Smoked Chicken

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I bet I cook this smoked chicken every other week in the summer. You start with a brine, then butterfly (or spatchcock, which is the technical term) the chicken by removing the backbone. Then cook over indirect heat for 1 hour. This is a great dish to do for a party because you really can “set it and forget it.” You don’t have to keep checking the grill and worrying the chickens — they’ll be fine on their own. Try it as part of this All-Local Dinner Party Menu.

Photo by Tania Savayan/TJN

Smoked Chicken

Serving Size: Serves 6 to 8.

Smoked Chicken

Ingredients

  • 2 chickens, about 4 pounds each
  • 4 quarts water
  • 1 1/3 cups kosher salt
  • 2/3 cup sugar
  • Hardwood charcoal without chemicals
  • Newspaper
  • Hickory or apple wood chips

Instructions

  1. To brine, whisk water, salt and sugar together in a large bucket or bowl. Add chicken and brine for 4 to 8 hours.
  2. Remove the chicken from the brine. Place it, breast side down, on a cutting board. Using poultry shears or a very sharp knife, cut one side of the backbone, starting at the tail end. Cut that little flap of fat off, too — it’s called the pope’s nose. When you’re done, one side of the chicken will fall off. Now do the same thing on the other side of the spine.
  3. The chicken is almost butterflied, but it won’t lay flat unless you cut the breastbone. So lay the chicken down and put your shears at the tip where the breasts meet. Cut a little snip into the bone. (Or, if you’re feeling particularly aggressive, you can slam the breast down with the butt of your palm of your hand. Hard. You’ll break the breastbone and achieve the same effect.)
  4. That’s it for the butchering. You don’t need to season the birds because they’ve been brined, and you’re going to cook them with smoke. If you insist, you can grind a little black pepper over them.
  5. Start the grill. Put the charcoal in a chimney starter and light 2 sheets of newspaper underneath. First, it will smoke. Then the coals will catch fire and burn. Then they will glow red. You want them red. This will take about 20 minutes. When they’re ready, pour them out to each side of the grill, leaving the middle empty. (Of course you won’t be perfect, so take a really long set of tongs, and move the rogue coals to their place.)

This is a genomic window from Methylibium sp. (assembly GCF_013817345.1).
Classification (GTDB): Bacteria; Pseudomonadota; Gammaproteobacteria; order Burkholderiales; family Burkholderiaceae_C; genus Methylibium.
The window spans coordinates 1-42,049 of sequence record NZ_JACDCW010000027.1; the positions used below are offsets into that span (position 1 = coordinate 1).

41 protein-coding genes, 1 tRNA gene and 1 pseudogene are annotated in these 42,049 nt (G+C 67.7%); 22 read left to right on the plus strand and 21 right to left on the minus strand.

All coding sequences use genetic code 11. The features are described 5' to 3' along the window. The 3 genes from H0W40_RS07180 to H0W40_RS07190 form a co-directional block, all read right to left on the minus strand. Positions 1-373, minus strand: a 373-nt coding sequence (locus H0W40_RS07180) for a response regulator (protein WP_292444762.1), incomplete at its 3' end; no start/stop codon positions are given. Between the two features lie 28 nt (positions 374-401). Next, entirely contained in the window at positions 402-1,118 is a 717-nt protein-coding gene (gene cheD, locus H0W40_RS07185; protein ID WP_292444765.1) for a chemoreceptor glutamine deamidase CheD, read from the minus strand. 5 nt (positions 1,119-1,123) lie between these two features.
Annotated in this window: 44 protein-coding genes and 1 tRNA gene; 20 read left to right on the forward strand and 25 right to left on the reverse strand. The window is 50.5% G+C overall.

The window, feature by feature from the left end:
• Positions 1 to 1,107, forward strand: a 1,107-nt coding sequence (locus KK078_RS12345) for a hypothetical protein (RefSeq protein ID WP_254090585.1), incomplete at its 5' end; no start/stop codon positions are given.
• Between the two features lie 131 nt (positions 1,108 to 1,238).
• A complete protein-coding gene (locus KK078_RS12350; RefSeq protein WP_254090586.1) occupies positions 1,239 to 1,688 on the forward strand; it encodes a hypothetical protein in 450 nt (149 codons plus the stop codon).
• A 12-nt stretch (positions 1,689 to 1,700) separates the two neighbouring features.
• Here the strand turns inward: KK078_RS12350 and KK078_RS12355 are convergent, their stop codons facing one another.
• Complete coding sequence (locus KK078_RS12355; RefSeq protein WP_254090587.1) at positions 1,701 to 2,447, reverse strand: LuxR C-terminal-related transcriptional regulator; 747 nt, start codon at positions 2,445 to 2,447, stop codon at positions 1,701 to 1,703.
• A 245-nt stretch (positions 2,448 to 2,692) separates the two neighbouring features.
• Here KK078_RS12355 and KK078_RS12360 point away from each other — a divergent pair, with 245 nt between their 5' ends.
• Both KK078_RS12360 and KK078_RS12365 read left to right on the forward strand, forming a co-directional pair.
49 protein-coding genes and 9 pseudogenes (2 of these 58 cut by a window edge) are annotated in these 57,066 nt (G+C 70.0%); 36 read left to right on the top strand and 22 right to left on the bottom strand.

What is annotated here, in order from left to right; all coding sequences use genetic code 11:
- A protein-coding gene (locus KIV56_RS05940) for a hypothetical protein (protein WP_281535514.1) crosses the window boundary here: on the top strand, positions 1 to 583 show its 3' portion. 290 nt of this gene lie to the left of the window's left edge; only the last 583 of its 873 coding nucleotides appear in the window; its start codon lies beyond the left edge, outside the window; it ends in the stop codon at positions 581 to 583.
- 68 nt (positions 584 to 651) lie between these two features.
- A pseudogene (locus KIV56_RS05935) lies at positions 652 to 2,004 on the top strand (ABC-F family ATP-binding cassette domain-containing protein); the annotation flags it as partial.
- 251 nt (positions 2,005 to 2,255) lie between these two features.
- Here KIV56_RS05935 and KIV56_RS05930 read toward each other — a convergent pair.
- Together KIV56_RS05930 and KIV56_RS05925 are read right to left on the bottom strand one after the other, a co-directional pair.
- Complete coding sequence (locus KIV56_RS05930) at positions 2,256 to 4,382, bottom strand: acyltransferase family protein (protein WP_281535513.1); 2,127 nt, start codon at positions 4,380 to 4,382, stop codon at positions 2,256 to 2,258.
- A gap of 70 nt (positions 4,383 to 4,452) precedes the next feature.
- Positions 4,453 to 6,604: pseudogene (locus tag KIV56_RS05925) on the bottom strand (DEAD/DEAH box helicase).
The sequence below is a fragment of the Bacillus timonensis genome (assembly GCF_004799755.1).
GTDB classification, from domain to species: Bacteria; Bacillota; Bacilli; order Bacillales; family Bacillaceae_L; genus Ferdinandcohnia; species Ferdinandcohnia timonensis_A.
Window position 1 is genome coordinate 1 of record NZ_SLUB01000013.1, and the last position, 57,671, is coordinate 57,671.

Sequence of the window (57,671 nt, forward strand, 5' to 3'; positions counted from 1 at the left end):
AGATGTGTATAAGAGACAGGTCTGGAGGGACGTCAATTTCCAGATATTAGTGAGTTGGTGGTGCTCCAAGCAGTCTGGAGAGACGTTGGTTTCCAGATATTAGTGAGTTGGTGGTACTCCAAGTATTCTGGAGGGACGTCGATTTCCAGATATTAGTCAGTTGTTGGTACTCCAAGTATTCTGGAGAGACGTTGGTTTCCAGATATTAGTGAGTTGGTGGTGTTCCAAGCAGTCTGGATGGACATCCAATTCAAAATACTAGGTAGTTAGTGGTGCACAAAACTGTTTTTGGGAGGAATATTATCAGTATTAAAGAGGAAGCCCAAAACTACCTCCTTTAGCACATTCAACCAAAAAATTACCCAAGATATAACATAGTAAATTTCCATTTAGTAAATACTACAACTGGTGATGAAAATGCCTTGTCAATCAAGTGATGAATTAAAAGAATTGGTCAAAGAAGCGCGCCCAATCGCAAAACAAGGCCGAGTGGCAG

6. Shape some foil in a rectangle and make a border of about 1 inch around all sides. Fold that border up to form a makeshift tray. (It acts as a drip pan to catch the fat falling from the chickens.) Place the foil tray between the two rows of coals. Put the grate on top of that.
  7. Nestle your chickens onto the grate above the foil tray, in the center of the grill. Put the neck side to the outside, and let the legs alternate space on the grill. Place 5 or 6 wood chips on top of the coals.
  8. Put the lid on, open the top vent, and wait. About 50 minutes to an hour. Don’t peek! The chickens are done when they look chestnut brown and the legs wiggle so easily they could come off the chicken without a knife.
  9. Let the chickens rest for at least 10 minutes. They will stay warm for up to 45 minutes, and are delicious even at room temperature.
http://food.lohudblogs.com/2011/08/24/recipe-smoked-chicken/

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About Author

Liz Johnson is content strategist for The Journal News and lohud.com, and the founding editor of lohudfood, formerly know as Small Bites. As food editor, she won awards from the New York News Publishers Association, the Association of Food Journalists and the Associated Press. She lives in Nyack with her husband and daughter on a tiny suburban lot they call their farm — with fruit trees, an herb garden, and a yardful of lettuce, tomatoes, onions, shallots, cucumbers, zucchini, radishes, cabbage, peppers, Brussels sprouts and carrots and four big blueberry bushes.

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